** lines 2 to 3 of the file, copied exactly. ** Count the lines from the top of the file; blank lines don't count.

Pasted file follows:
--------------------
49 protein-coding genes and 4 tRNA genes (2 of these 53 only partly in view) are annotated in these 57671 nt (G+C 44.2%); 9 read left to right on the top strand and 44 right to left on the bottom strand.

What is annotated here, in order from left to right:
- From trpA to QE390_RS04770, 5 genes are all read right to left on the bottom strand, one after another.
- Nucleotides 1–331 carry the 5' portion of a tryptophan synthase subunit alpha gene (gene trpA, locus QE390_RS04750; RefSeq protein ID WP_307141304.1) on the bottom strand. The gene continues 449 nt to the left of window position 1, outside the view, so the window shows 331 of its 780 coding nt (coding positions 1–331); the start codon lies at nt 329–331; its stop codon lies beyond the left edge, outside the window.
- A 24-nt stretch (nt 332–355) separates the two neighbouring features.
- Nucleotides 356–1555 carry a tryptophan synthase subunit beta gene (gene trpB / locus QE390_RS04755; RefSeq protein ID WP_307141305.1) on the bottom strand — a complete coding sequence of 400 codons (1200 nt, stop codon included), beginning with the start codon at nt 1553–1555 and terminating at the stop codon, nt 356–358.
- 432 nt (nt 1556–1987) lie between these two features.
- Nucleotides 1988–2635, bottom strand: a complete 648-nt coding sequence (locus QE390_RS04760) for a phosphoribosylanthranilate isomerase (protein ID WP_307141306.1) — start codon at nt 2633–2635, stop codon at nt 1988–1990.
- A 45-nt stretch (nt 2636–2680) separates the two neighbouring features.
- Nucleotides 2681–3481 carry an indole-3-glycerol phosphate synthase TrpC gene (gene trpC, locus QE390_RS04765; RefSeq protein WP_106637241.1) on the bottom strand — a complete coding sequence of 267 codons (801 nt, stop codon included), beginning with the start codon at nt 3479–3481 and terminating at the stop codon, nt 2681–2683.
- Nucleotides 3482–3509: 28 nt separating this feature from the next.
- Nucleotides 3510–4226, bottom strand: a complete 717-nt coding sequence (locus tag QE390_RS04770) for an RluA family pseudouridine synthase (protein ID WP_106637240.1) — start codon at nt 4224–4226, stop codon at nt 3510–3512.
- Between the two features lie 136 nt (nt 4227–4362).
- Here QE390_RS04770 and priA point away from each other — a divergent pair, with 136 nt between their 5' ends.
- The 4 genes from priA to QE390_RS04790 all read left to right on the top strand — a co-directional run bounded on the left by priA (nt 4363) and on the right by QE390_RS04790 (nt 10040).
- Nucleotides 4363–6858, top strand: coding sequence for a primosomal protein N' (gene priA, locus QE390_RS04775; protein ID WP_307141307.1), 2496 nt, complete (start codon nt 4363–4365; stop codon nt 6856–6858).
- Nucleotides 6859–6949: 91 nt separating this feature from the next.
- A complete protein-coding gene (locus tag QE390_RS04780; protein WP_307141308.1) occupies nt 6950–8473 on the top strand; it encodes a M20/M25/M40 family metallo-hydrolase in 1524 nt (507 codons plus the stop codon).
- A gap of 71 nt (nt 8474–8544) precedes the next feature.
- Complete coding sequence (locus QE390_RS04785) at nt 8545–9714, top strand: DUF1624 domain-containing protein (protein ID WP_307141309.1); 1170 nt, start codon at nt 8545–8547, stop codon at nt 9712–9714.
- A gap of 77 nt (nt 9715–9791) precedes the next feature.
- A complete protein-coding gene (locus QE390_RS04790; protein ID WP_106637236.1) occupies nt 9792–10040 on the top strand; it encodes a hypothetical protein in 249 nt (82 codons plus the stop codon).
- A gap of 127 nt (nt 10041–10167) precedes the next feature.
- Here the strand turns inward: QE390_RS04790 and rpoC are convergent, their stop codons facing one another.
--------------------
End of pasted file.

What is annotated here, in order from left to right:
- From trpA to QE390_RS04770, 5 genes are all read right to left on the bottom strand, one after another.